Small Blessings (NetGalley DRC)
release date: August 2014
Professor Tom Putnam has patiently cared for his wife Marjory for twenty years; suffering from
disabling anxiety and depression, Marjorie rarely leaves their home except to visit her psychiatrist. When Tom must teach class, his mother-in-law Agnes watches over Marjory at home. The idyllic setting–a small Virginia college with its elementary school, book shop, cottages for staff, and homes for faculty–contrasts the chaos that is the Putnam’s home life. To this sad little scenario, add the college’s new Book Shop manager whose tender spirit draws people (including Marjory) to her like moths to a flame, a displaced orphan arriving on a train unexpectedly, then toss in a tragedy that brings them all together and you’ve got a lesson in appreciating the small things in life.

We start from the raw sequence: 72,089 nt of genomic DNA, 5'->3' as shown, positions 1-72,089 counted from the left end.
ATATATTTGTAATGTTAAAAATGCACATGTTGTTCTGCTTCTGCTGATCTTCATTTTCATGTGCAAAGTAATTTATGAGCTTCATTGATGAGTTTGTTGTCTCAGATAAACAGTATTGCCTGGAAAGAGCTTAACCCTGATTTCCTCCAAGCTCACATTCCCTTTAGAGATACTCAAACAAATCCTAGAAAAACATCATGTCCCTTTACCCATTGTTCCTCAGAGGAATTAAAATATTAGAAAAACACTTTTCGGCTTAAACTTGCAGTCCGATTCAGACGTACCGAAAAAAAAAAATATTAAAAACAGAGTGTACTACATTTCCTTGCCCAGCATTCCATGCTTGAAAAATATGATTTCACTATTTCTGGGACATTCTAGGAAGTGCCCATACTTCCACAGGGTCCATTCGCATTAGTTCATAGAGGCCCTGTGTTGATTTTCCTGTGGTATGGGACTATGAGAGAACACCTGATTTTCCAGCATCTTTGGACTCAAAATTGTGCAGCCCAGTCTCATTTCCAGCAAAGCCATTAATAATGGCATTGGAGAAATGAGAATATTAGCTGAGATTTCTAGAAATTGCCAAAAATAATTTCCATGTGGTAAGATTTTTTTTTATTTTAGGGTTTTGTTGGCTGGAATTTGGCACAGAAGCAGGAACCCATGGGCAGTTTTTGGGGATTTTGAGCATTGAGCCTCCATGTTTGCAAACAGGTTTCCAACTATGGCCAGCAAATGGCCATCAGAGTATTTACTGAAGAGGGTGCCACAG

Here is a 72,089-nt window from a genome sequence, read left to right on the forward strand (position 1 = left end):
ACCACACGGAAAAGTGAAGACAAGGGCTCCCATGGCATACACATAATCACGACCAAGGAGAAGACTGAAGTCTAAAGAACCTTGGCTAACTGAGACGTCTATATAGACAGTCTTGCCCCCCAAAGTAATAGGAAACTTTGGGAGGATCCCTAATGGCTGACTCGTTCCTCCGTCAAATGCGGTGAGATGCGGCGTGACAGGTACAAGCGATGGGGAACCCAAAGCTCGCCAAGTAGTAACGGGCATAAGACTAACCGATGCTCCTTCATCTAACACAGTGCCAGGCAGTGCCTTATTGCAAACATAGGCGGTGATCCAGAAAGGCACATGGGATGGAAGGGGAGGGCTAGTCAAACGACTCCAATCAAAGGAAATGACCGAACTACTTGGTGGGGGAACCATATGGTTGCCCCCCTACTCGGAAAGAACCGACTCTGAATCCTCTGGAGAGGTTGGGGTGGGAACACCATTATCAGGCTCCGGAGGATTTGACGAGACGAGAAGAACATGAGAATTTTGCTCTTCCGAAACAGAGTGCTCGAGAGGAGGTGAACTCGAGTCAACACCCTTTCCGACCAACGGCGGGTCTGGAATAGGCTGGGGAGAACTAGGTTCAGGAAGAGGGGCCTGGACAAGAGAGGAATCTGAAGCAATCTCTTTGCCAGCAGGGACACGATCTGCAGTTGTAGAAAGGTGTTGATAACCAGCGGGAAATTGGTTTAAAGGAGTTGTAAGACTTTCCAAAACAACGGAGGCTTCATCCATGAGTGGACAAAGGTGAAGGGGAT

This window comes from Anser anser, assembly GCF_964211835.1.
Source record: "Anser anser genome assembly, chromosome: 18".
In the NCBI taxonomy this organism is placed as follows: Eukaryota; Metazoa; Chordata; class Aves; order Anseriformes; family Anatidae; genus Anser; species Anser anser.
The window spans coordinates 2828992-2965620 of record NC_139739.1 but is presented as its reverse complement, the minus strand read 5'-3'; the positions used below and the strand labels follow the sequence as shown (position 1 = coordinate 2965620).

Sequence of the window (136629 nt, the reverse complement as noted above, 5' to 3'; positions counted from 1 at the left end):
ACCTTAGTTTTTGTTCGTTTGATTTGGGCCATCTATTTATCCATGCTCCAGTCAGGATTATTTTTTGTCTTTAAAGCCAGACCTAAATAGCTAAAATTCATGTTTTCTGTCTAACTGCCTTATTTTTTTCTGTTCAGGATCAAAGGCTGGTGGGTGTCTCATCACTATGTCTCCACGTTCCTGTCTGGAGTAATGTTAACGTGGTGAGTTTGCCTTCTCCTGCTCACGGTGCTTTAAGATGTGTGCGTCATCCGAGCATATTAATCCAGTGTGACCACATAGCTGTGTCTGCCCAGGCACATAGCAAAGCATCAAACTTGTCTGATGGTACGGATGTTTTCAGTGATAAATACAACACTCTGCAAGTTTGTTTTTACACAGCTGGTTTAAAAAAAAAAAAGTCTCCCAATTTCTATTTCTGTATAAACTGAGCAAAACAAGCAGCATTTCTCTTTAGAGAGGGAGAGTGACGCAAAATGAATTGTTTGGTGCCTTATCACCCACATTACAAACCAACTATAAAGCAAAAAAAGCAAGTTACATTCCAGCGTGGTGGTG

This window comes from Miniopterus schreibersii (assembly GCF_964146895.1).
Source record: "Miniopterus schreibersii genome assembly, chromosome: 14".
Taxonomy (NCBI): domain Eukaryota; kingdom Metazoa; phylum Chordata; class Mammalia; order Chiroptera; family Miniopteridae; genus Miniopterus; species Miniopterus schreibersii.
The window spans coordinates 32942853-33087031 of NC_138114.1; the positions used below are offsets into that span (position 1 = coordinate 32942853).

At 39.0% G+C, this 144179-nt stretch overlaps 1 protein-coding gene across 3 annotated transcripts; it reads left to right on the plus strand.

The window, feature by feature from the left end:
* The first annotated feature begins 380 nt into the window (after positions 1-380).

Martha Woodroof’s panoply of minor characters was distracting at times: warring faculty members, a peevish probate lawyer, stand-offish college president, bumbling village constable. I found their stories distracting at times and unnecessary. I mean, do we really need the backstory of two alcoholics? The plot took unexpected twists and turns, if you like a meandering sort of tale. But in the end, Woodroof’s first novel with its message of hope and redemption was itself a small blessing.
Martha Woodroof has been an arts and culture contributor at NPR. You can read more about the writer at her website (link).